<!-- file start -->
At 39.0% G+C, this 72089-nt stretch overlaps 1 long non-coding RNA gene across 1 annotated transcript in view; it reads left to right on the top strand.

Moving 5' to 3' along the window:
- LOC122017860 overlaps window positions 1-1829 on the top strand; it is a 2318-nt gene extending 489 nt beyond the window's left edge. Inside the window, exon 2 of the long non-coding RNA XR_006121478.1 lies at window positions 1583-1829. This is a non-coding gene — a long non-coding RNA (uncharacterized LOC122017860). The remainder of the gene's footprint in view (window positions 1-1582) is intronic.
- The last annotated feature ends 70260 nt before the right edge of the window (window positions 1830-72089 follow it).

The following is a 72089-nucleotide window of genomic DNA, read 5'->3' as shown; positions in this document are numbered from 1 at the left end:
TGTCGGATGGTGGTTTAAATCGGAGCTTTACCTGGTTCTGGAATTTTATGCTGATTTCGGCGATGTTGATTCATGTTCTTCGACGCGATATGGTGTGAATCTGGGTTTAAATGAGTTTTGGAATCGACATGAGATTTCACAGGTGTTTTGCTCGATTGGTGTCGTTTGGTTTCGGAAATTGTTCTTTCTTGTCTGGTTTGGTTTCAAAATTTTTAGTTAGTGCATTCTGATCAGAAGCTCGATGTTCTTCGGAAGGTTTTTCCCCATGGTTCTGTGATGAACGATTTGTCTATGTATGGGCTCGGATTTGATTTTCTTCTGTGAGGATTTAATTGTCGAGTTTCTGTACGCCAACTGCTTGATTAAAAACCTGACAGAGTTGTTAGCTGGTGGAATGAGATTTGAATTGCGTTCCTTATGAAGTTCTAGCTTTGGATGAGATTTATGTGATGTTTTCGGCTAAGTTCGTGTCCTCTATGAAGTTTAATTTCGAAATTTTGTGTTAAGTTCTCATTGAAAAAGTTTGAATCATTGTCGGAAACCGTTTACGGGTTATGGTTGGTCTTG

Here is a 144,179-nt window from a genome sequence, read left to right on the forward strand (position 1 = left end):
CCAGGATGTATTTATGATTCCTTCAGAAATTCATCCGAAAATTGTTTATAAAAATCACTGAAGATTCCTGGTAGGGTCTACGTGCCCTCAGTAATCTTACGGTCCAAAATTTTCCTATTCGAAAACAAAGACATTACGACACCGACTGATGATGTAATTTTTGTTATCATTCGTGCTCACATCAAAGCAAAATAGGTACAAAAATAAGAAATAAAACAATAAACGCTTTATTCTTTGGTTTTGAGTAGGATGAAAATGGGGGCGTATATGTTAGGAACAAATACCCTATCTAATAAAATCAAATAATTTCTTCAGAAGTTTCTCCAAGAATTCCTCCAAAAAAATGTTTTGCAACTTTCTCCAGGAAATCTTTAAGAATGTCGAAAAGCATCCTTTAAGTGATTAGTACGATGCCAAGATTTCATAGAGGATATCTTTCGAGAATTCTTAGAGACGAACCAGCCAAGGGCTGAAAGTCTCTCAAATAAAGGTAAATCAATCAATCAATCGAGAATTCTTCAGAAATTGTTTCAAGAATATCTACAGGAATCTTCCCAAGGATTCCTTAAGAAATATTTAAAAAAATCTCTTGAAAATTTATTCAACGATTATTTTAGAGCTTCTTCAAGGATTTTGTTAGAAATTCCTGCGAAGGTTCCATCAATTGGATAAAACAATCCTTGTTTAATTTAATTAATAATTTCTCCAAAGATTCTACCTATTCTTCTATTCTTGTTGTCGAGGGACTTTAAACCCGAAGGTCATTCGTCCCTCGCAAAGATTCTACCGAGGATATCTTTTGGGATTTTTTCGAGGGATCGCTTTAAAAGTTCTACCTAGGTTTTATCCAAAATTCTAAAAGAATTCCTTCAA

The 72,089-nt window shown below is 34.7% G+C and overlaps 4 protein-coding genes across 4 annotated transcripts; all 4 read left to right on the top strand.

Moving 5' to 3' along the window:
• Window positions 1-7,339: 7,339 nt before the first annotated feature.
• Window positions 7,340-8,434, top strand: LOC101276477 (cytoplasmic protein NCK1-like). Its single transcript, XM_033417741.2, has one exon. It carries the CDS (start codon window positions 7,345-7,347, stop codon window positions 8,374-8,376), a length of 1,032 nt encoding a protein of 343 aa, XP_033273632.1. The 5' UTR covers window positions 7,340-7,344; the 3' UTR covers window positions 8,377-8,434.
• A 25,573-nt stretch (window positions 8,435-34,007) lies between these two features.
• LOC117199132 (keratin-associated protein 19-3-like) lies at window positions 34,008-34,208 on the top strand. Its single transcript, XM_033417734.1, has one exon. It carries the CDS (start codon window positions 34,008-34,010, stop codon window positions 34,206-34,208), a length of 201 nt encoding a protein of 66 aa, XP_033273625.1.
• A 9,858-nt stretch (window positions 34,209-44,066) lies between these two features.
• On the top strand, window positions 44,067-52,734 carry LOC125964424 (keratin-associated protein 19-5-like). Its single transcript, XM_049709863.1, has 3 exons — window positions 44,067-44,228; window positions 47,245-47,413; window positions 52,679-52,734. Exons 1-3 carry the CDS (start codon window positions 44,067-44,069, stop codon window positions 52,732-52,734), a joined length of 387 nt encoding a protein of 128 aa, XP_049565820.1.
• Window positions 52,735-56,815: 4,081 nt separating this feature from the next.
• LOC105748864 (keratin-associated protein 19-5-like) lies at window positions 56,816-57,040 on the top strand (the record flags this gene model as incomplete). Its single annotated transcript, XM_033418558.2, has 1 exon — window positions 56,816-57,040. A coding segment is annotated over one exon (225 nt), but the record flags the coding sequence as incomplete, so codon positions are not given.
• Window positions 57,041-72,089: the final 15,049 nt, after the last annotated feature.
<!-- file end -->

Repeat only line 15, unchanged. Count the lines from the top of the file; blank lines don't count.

• A 9,858-nt stretch (window positions 34,209-44,066) lies between these two features.